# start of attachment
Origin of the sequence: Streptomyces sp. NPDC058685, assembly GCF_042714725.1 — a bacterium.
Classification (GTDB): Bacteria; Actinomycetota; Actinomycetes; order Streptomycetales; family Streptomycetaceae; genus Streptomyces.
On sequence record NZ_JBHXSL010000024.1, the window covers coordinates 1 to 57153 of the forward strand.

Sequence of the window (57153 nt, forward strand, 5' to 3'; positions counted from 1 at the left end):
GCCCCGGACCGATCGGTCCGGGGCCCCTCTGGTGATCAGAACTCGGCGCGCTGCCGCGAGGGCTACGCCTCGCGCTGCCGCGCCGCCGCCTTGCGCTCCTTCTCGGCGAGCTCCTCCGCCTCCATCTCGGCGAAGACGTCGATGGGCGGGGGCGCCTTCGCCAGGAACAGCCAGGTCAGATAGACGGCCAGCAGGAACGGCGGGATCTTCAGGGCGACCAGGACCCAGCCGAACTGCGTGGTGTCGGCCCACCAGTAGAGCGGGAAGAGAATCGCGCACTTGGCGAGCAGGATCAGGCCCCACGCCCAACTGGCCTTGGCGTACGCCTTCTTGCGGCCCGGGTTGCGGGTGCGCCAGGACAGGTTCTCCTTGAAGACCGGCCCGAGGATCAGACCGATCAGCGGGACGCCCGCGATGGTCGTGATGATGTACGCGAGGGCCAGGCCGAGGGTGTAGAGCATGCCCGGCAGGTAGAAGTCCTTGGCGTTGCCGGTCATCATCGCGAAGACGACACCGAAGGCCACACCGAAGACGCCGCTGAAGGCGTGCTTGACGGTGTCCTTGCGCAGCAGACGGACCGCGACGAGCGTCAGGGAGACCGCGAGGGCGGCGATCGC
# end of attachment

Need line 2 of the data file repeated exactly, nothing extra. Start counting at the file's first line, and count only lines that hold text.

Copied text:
Classification (GTDB): Bacteria; Actinomycetota; Actinomycetes; order Streptomycetales; family Streptomycetaceae; genus Streptomyces.